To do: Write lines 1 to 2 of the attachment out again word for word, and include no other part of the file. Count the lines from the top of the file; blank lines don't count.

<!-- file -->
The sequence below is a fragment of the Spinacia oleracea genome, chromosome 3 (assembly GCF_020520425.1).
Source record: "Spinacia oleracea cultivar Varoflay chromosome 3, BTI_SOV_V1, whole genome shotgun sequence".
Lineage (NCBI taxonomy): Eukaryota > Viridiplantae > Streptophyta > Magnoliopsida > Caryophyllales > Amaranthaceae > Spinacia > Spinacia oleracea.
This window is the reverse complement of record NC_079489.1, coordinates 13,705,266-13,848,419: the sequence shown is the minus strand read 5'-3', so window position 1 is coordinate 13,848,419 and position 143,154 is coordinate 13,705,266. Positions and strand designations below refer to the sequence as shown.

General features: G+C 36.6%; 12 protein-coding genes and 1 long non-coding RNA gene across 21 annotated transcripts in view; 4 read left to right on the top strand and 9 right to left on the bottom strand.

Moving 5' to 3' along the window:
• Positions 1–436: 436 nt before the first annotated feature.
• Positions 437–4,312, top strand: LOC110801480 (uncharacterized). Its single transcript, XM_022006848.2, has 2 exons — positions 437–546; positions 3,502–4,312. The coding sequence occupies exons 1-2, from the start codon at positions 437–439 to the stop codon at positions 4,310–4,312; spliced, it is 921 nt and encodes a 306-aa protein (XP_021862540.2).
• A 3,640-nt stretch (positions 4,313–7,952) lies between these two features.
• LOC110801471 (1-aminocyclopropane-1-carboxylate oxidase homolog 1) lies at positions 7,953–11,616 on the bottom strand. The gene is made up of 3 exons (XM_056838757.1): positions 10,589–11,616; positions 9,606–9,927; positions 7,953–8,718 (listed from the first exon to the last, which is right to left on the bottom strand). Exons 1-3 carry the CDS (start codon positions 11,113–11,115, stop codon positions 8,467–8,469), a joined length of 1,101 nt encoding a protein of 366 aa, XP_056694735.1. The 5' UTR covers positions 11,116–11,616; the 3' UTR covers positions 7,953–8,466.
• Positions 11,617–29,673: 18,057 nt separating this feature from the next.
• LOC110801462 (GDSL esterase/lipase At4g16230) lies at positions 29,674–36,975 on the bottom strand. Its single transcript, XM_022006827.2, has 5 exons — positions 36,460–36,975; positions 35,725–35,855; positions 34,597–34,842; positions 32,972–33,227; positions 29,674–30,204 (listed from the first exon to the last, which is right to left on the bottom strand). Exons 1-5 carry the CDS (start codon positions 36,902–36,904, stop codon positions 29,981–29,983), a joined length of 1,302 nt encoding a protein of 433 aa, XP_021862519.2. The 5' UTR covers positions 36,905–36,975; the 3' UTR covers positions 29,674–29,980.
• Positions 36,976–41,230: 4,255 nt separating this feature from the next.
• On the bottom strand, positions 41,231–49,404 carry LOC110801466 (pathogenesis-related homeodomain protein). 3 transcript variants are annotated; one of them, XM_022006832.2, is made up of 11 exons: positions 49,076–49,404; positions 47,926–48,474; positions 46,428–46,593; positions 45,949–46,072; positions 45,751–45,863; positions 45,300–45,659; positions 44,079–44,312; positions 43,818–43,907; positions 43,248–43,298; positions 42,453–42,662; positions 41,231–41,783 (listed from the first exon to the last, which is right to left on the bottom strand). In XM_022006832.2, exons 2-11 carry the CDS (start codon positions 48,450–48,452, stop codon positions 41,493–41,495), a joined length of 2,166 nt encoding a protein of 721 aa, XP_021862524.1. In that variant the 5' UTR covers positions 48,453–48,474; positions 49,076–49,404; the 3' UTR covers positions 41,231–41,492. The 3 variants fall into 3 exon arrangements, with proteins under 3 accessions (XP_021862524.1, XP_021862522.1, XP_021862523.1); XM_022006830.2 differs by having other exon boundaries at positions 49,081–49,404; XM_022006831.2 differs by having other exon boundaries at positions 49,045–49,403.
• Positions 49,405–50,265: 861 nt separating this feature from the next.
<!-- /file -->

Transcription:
The sequence below is a fragment of the Spinacia oleracea genome, chromosome 3 (assembly GCF_020520425.1).
Source record: "Spinacia oleracea cultivar Varoflay chromosome 3, BTI_SOV_V1, whole genome shotgun sequence".